Sunday, 25 October 2009

My opinions on working full time and owning a dog.

In my capacity as Canine Behaviour Consultant, I met a wide variety of misbehaving (and often misunderstood) dogs and their owners.  Very often as I drove to the appoinmtment, normally at the owners own home, I would often entertain preconceived ideas about what I was going to encounter when I got there.  Most of my cases were because of seperation anxiety, with the associated chewing, lack of housetraining and lonely barking.  Many of these dogs were being left alone all day, from Monday to Friday and often at weekends too whilst their owners did overtime or went out for the day with families etc.  The dog had often been bought as a puppy, knowing that it would be left alone most of the time but the family wanted a dog to be there when they came home!  (This happens even more these days with the 'I want' society owning dogs even though they do not really have the time or space for them.)   So subsequently, poor puppy had been wrenched from the company of his mother and littermates, was taken back to an often chaotic household complete with strange people including excitable children, made a huge fuss of over the weekend and then come Monday, left all on his own in a kitchen (normally) with newspaper down and some food, water and maybe a few toys.  Puppy was not supposed to howl.  He most certainly was not meant to chew and if he needed the toilet, he should go on the paper!  Anyone who has had a puppy knows that they don't have a lot of time for house rules! ;o)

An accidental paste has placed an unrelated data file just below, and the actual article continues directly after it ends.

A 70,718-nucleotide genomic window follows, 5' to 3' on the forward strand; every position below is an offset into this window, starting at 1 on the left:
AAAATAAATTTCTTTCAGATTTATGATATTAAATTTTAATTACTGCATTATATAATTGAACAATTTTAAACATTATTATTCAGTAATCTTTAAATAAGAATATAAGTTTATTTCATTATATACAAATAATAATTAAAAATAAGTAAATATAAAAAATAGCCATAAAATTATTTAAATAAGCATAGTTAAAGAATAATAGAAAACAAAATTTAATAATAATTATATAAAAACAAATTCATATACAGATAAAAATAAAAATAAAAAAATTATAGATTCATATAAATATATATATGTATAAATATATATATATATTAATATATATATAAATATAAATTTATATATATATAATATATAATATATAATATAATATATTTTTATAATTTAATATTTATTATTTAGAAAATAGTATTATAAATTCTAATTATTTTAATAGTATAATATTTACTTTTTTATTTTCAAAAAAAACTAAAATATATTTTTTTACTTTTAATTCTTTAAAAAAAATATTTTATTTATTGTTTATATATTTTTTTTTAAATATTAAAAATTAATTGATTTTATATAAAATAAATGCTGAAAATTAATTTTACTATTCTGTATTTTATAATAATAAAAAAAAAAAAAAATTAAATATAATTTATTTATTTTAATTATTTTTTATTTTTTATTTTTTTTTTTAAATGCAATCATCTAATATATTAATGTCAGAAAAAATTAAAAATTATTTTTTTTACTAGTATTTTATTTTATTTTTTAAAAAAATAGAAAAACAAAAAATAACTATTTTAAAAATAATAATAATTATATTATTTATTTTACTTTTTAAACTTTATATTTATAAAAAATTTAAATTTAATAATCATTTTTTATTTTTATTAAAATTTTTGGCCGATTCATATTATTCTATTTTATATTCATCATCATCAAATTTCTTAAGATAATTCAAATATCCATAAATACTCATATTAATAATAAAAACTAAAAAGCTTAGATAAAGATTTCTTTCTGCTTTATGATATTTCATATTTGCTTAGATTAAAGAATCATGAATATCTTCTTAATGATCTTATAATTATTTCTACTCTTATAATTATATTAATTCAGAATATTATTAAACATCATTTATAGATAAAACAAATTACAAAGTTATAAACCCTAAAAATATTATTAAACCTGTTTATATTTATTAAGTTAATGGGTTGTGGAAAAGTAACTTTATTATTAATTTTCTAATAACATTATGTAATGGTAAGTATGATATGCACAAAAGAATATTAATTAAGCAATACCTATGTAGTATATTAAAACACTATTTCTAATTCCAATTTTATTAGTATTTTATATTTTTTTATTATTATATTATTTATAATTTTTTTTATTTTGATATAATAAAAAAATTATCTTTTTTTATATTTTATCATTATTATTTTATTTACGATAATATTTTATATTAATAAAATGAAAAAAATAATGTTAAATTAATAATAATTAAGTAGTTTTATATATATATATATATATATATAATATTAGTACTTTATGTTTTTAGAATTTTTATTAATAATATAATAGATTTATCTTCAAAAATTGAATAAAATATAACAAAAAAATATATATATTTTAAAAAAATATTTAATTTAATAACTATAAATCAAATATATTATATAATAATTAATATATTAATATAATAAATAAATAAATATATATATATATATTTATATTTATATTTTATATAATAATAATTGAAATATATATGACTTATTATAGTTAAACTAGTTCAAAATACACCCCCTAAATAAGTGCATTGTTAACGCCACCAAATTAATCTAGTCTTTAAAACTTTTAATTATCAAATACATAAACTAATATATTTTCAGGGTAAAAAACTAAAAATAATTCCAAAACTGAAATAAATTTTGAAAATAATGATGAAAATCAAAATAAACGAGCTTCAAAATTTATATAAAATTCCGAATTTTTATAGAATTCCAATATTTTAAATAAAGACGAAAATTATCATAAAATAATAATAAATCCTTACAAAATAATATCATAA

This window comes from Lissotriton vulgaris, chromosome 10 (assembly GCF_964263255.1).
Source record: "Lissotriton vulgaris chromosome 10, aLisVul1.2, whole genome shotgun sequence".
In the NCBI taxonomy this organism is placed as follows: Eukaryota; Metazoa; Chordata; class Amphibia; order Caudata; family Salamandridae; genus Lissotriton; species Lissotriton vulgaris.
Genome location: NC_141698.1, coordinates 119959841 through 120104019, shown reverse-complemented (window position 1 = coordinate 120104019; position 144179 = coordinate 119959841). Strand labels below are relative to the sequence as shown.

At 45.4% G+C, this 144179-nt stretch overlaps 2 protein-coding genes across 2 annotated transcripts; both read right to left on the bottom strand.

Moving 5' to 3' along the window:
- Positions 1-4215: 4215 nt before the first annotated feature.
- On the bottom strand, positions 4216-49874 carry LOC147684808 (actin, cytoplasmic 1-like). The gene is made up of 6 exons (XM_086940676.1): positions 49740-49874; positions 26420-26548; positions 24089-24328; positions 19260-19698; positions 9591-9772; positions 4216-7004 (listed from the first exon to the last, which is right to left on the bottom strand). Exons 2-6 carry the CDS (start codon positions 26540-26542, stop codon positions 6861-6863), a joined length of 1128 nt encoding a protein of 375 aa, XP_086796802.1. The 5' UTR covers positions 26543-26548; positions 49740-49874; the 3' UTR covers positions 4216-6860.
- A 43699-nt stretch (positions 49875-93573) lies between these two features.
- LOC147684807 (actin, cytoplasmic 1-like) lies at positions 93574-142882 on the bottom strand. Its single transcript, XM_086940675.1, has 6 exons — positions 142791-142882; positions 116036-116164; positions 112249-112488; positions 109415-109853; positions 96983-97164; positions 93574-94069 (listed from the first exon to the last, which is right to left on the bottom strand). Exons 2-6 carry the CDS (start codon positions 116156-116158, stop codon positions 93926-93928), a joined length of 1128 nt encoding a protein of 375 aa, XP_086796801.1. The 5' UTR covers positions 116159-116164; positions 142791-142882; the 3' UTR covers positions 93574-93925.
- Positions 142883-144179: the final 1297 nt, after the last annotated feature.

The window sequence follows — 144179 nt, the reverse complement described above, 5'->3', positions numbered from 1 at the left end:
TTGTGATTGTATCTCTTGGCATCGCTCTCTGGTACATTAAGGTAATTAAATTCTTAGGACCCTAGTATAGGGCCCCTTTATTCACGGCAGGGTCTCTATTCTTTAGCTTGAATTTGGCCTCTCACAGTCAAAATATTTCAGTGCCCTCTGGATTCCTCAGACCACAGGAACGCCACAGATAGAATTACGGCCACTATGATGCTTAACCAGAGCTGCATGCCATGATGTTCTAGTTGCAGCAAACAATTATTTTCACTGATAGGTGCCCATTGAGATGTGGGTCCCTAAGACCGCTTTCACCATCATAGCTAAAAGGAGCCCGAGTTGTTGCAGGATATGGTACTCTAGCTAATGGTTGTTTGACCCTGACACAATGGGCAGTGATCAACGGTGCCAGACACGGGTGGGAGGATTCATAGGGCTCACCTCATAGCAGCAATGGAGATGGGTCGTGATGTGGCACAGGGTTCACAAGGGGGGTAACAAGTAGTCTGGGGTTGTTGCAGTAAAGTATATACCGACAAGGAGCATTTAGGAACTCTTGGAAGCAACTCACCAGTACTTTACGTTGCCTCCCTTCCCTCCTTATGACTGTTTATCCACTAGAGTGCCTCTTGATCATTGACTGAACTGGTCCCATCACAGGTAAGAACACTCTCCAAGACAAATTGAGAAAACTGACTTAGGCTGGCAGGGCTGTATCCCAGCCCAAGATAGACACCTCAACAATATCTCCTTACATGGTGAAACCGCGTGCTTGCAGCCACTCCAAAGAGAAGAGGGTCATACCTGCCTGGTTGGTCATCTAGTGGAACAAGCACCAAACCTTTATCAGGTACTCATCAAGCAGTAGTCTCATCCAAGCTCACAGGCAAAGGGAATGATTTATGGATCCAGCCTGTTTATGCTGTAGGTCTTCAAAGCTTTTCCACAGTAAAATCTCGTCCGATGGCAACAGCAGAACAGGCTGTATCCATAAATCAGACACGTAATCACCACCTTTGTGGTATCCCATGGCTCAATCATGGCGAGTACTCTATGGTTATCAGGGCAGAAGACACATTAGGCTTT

A case example - A young male Boxer who was howling the place down whilst his owners were out at work.  He was confined to the kitchen and had made a good job of eating the door frames.  He also messed and then he trod it round the floor. :o)  He was let out by a neighbour at midday.  That may have seemed a reasonable thing for his owners to have arranged but what it actually did was provide the dog with a welcome distraction during the day which wound him up so that when he was shut in again for the rest of the afternoon, he felt even more anxious and lonely!  I asked what time the owners left for work and what time they normally got in and worked out that the dog was being left for a total of ten hours including their travelling time!  That 1/2 hour at lunchtime that the neighbour gave the Boxer was nowhere near the amount of companionship that poor dog needed!  Added to that, when the owners came home, they were tired, just wanted a shower and to eat so the Boxer got a quick walk round the local park and that was it!   The owners were of course blaming the dog!  I advised them to either revise their working hours so that they did not both work exactly the same hours, or work from home, or one of them go part time or even rehome the dog to people who did not work instead as no way could I give any recommendations if the dog was to continue to be left alone so much.  It would have been pointless.  Not what they wanted to hear but sometimes I am afraid, I had to be blunt, for the dogs sake.